SPOUTS employees with ceramic filters

[Image above] Employees prepare ceramic filters for inspection. Credit: Wirat Lerdprom

Most of us living in developed countries take our drinking water for granted. But safe, clean drinking water is a basic necessity of life. 

According to The Water Project website, 783 million people—or around 10% of the world’s population—lacks access to clean and safe water. But one student at Imperial College London is working with an organization to lower that number for people living in Uganda.

Wirat Lerdprom, a graduate student in the Department of Materials at the college, visited Uganda in January to work with Spouts of Water (SPOUTS), a charity with a mission to provide safe and clean drinking water for the country’s citizens. The SPOUTS website states more than 10 million Ugandans (one-third) currently have no access to clean or safe drinking water.

Left: Lerdprom consults with factory manager. Right: Employees inspecting filters.

Left: Lerdprom (right) consults with SPOUTS factory manager, James. Right: Employees inspect ceramic filters. Credit: Wirat Lerdprom

SPOUTS sources local materials, such as sawdust and clay, among other raw materials to fabricate ceramic filters used in the finished filtration product, Purifaaya—a 20-liter pot with a clay filter at the top and a spout at the bottom. As water is poured through the filter, it physically filtrates and chemically disinfects to provide drinkable water at the spout.

The clay filter also incorporates a thin layer of silver nitrate, which helps remove bacteria.

Purifaaya offers an affordable way for Ugandans to access clean drinking water while providing job opportunities for local residents in the manufacturing and production process.

During his visit, Lerdprom spent five days in the factory working with employees and studying the manufacturing process. He discovered operational inefficiencies in several areas.

So using his knowledge of ceramics, Lerdprom taught SPOUTS factory managers a few basics of ceramic science as well as fundamentals of industrial engineering to help improve overall efficiency of the operation.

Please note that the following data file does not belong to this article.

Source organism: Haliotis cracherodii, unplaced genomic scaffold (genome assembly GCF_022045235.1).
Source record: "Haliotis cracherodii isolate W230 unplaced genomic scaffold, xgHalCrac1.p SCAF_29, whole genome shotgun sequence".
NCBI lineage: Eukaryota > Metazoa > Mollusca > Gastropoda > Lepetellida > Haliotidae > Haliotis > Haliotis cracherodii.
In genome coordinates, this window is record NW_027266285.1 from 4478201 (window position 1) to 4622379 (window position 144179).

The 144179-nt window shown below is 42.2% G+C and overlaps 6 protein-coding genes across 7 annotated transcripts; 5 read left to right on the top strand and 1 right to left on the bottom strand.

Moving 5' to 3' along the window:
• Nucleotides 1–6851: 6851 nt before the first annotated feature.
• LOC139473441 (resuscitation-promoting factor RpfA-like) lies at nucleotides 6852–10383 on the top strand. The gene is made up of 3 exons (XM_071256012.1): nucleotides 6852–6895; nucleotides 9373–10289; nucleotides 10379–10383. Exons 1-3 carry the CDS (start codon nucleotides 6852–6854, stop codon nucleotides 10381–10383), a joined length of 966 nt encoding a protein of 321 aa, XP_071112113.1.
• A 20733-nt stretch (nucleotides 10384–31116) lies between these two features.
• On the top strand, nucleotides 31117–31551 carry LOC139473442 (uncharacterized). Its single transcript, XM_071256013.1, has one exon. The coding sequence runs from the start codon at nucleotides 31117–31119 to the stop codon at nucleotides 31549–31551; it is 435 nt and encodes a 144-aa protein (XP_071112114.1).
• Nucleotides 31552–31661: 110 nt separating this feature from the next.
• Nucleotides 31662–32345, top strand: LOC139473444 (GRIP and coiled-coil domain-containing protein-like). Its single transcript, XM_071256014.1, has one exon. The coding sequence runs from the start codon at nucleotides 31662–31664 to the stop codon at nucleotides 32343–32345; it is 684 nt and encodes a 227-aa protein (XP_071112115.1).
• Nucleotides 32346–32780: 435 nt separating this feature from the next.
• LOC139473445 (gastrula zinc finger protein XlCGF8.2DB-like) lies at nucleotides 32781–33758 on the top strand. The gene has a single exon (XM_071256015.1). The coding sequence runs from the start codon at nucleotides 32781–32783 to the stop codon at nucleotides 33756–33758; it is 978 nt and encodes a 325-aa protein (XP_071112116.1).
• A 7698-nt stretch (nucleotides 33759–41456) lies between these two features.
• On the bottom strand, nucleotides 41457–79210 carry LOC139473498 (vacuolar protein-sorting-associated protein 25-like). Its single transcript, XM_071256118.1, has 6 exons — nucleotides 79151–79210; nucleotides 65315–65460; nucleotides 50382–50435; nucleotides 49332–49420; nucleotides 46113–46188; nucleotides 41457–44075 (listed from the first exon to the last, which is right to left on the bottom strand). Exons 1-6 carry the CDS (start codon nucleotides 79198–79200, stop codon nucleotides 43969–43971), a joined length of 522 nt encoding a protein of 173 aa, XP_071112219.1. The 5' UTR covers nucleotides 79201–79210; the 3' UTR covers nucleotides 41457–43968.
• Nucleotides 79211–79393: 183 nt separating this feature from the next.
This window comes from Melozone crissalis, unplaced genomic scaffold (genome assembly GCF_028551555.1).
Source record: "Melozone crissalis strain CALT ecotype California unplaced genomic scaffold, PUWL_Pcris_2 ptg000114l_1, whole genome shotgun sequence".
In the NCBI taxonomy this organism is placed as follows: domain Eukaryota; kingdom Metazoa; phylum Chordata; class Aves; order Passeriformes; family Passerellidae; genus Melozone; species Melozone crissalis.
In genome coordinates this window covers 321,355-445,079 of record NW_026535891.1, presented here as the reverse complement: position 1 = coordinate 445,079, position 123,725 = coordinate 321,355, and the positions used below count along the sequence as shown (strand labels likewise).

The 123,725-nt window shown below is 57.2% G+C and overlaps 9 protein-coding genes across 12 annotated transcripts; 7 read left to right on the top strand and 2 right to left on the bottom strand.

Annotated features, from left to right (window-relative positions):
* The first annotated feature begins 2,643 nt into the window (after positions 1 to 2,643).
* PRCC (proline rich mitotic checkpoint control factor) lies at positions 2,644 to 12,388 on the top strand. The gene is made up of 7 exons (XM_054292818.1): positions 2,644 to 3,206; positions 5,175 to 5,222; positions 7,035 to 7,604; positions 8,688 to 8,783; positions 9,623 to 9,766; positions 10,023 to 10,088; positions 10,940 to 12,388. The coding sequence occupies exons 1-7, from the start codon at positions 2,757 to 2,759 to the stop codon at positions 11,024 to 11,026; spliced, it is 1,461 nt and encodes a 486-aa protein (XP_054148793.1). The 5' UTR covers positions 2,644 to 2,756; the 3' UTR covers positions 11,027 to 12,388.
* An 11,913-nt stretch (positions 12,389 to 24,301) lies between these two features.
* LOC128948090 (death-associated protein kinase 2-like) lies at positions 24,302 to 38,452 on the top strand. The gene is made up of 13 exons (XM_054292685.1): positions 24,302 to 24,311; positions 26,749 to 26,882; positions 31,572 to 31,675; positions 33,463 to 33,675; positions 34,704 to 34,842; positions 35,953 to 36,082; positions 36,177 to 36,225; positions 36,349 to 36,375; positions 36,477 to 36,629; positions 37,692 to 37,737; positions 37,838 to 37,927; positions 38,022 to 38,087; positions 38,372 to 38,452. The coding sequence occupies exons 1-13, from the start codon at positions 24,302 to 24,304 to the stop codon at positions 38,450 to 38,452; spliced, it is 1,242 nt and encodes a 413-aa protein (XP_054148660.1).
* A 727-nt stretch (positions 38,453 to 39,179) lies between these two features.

Within the week Lerdprom made improvements in three key areas:

  • Drying process. Lerdprom was able to control temperature and lower humidity by taking advantage of sunlight and redesigning natural air circulation patterns. SPOUTS will build a new drying barn based on the enhanced design.
  • Kiln layout. The new factory SPOUTS is currently building will also incorporate an improved kiln design based on Lerdprom’s recommendations.
  • Firing profile. Lerdprom changed the firing profile to extend the time clay pots spent in the kiln. This is the most significant improvement because it resulted in fewer defective pots, contributing to increased production yield—from 55% to 86%.

Lerdprom plans to return to Uganda to lend more of his expertise at the new factory. His goal is to further improve the production process and increase efficiency, with a target yield of 90%.

Lerdprom is a student of ACerS president Bill Lee. “This is an excellent example of a young ceramic engineer using his talents for the greater good,” Lee says in an email. “People sometimes forget that the role of an engineer is to benefit humanity.”